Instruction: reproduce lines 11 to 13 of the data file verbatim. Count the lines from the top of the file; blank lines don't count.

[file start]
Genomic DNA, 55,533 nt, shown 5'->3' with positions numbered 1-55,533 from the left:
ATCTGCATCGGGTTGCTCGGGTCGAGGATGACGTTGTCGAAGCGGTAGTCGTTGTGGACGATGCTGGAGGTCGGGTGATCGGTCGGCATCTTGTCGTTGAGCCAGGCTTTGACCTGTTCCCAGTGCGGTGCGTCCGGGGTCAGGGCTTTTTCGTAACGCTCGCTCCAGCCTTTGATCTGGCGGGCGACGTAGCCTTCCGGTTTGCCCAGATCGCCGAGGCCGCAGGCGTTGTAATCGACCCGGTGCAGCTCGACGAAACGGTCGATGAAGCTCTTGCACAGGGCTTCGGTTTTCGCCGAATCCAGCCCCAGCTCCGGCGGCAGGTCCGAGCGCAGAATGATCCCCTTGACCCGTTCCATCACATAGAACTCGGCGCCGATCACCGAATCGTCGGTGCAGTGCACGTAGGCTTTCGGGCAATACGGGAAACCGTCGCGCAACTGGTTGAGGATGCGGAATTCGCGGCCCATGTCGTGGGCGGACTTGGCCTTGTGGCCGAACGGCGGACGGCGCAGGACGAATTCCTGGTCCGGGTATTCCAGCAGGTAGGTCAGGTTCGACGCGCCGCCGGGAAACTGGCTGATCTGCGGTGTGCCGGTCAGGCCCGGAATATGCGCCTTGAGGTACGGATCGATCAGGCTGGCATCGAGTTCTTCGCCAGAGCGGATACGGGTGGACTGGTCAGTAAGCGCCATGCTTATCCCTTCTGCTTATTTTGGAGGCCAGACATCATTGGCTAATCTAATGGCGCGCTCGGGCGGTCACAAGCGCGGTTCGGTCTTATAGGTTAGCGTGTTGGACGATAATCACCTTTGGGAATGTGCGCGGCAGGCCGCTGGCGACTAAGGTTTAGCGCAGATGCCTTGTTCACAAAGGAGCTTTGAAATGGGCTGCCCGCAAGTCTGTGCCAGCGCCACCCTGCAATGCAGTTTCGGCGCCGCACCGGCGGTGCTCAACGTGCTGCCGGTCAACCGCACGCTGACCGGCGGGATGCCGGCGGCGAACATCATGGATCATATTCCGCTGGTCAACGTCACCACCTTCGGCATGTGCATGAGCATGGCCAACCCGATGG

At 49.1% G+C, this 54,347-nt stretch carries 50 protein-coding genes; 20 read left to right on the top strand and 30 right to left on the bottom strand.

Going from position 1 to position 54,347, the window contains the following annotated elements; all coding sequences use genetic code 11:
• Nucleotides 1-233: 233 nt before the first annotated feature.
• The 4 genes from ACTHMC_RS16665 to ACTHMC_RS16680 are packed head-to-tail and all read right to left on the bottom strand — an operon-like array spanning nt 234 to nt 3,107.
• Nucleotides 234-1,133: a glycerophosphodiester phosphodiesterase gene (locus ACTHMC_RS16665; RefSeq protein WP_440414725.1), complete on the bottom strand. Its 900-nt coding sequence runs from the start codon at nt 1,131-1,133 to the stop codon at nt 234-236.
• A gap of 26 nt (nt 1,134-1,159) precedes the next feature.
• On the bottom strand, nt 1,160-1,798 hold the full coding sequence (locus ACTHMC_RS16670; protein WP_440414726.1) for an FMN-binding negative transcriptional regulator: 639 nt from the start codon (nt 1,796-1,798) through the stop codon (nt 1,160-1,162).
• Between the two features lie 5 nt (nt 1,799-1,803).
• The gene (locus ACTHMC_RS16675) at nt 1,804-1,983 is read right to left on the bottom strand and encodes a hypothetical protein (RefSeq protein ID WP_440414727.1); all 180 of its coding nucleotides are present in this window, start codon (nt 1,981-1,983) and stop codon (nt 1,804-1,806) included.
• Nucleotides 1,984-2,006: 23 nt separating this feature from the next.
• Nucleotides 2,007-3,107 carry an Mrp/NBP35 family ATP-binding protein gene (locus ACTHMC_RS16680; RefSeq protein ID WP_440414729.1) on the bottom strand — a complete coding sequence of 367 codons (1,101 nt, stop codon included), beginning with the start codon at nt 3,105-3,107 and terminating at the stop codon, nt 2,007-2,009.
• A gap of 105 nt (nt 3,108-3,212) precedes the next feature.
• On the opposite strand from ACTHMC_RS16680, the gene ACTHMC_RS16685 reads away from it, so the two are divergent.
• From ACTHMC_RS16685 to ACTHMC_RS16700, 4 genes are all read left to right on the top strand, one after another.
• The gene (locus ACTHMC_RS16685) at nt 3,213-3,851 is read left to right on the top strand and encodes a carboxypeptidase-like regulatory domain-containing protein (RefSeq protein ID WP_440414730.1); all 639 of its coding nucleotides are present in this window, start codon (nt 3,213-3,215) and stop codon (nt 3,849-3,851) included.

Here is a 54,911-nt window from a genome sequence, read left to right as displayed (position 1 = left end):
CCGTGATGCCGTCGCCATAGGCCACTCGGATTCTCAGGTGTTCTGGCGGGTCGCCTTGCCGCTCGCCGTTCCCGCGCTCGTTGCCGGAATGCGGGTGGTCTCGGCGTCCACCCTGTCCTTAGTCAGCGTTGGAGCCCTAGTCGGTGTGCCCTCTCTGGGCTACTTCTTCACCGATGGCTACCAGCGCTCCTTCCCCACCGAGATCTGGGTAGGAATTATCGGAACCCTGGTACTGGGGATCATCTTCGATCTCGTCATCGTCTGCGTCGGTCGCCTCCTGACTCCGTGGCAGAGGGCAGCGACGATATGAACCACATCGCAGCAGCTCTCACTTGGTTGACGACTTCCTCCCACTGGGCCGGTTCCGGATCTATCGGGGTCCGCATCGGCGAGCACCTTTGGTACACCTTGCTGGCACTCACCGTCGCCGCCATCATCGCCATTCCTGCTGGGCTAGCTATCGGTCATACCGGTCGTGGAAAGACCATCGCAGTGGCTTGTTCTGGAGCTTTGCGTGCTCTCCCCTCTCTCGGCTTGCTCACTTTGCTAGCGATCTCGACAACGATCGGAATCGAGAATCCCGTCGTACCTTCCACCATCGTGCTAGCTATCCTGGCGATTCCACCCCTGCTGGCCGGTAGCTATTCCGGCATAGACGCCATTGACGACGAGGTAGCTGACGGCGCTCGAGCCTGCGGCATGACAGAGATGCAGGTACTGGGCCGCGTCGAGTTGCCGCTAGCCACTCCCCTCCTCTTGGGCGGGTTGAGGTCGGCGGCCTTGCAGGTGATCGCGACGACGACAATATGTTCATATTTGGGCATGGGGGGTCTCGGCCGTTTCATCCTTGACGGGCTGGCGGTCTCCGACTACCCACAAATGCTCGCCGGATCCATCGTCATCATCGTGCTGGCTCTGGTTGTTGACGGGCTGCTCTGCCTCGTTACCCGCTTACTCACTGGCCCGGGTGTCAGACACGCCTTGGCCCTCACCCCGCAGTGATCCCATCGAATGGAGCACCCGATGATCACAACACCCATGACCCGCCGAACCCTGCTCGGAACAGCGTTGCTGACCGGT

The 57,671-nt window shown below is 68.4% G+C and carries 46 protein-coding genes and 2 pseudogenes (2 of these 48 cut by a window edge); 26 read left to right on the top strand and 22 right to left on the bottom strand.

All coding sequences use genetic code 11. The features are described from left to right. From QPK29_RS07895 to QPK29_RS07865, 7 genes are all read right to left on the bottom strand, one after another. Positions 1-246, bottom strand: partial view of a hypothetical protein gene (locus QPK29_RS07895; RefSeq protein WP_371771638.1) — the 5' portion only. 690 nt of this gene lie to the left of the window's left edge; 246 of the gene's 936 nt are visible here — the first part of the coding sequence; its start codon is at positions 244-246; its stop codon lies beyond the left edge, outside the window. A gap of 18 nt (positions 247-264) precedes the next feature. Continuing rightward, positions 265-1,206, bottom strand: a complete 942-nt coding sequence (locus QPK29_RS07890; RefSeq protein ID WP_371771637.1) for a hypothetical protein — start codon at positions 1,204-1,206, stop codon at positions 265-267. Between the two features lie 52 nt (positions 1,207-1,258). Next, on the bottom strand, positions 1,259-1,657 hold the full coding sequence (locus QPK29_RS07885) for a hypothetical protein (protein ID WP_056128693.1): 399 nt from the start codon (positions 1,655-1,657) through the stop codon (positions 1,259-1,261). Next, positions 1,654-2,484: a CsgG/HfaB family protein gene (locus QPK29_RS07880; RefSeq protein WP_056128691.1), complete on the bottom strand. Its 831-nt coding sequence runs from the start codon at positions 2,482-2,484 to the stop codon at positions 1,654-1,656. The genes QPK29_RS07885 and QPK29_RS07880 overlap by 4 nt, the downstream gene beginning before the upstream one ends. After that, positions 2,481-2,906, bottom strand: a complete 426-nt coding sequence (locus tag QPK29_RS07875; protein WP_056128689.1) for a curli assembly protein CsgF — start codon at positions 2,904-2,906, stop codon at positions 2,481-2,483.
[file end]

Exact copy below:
• The gene (locus ACTHMC_RS16675) at nt 1,804-1,983 is read right to left on the bottom strand and encodes a hypothetical protein (RefSeq protein ID WP_440414727.1); all 180 of its coding nucleotides are present in this window, start codon (nt 1,981-1,983) and stop codon (nt 1,804-1,806) included.
• Nucleotides 1,984-2,006: 23 nt separating this feature from the next.
• Nucleotides 2,007-3,107 carry an Mrp/NBP35 family ATP-binding protein gene (locus ACTHMC_RS16680; RefSeq protein ID WP_440414729.1) on the bottom strand — a complete coding sequence of 367 codons (1,101 nt, stop codon included), beginning with the start codon at nt 3,105-3,107 and terminating at the stop codon, nt 2,007-2,009.